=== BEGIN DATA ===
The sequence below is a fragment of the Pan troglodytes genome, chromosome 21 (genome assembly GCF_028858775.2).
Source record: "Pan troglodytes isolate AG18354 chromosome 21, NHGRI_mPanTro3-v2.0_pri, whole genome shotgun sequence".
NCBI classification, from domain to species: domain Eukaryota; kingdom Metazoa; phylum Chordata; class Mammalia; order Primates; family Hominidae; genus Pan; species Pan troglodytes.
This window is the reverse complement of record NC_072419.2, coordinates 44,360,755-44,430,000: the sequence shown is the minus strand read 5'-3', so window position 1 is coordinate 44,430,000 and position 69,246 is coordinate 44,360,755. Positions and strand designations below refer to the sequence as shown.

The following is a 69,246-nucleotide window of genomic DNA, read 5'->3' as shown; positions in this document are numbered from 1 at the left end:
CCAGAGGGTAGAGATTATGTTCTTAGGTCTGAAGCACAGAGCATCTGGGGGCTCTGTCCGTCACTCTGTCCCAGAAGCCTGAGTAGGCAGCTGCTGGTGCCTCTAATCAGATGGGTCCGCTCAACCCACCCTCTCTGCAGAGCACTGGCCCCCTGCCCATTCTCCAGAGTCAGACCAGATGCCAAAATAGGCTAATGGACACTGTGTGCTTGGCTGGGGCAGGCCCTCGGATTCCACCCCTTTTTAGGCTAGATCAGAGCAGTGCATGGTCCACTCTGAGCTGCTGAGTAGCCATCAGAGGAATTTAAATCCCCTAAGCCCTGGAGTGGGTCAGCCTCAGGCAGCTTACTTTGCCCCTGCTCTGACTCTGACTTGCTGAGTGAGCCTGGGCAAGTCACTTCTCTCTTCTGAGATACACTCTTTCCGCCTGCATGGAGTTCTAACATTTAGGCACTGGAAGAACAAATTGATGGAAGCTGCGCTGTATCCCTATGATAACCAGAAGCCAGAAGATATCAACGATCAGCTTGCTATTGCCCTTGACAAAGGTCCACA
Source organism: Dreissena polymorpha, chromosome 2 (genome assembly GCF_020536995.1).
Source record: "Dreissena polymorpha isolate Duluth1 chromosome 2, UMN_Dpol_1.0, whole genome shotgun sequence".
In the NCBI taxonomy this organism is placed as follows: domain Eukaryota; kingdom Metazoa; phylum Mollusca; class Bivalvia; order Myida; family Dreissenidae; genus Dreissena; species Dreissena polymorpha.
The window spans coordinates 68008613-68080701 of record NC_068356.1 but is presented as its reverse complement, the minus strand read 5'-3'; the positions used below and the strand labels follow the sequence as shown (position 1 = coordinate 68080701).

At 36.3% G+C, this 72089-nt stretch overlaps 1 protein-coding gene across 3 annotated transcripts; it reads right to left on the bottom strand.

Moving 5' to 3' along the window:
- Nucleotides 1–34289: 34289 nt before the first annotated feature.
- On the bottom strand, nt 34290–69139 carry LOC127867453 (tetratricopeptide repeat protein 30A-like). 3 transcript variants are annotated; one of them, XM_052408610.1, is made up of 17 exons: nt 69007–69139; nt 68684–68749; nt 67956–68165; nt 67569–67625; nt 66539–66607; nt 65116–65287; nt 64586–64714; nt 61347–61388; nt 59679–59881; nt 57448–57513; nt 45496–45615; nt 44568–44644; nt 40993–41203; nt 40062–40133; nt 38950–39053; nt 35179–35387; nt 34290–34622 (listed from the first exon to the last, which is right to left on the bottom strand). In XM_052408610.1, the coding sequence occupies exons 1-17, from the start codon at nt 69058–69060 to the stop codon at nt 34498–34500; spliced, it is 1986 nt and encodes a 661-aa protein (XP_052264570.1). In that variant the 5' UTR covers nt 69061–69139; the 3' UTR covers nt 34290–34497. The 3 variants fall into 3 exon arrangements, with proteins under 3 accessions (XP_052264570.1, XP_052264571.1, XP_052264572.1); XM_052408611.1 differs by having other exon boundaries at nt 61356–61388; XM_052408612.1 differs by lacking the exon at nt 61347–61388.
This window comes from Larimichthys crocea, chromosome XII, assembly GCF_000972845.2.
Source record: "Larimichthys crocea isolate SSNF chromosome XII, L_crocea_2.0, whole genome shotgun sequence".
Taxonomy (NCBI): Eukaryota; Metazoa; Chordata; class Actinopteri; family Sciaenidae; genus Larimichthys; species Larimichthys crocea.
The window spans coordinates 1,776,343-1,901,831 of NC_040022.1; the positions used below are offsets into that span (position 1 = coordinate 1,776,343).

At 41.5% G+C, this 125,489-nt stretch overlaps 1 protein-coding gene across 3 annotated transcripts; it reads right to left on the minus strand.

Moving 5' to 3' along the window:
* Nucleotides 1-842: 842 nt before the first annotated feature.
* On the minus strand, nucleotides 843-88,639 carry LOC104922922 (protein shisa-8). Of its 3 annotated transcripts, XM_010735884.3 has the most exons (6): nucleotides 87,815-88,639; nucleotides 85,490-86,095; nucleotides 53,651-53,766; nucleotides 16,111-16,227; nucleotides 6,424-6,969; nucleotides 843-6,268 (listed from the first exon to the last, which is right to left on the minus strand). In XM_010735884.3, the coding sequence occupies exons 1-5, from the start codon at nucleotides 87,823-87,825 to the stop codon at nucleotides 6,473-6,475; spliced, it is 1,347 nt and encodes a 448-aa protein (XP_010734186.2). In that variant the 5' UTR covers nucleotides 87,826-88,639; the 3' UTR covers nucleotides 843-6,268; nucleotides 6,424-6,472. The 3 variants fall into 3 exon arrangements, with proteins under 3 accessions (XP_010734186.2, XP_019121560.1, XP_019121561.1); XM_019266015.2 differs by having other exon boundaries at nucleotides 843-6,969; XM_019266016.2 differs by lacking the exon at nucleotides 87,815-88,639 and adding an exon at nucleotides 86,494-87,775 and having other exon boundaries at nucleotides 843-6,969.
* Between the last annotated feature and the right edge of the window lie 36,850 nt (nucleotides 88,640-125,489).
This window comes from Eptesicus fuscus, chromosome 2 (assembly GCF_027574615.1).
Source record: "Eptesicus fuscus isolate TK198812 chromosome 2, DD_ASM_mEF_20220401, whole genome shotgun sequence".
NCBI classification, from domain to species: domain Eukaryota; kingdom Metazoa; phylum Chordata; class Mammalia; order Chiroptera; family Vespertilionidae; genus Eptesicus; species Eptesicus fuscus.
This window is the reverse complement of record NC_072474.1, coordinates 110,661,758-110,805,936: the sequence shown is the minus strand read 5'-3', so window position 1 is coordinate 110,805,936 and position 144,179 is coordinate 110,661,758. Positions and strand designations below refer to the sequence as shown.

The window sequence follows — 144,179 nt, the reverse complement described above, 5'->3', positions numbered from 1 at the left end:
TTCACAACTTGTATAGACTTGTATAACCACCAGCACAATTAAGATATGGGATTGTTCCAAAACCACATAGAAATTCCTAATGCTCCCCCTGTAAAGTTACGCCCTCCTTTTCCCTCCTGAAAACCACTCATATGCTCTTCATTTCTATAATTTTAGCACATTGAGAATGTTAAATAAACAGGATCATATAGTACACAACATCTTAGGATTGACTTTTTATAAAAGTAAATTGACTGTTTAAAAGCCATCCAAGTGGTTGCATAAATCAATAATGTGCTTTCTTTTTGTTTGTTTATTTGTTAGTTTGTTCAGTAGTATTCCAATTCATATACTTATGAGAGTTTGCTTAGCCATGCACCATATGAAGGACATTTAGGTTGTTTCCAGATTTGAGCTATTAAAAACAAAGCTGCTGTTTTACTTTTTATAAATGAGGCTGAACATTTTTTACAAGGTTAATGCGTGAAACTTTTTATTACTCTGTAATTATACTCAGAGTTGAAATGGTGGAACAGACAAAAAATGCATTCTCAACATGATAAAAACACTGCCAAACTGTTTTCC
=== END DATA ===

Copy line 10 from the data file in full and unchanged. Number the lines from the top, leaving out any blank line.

The window spans coordinates 68008613-68080701 of record NC_068356.1 but is presented as its reverse complement, the minus strand read 5'-3'; the positions used below and the strand labels follow the sequence as shown (position 1 = coordinate 68080701).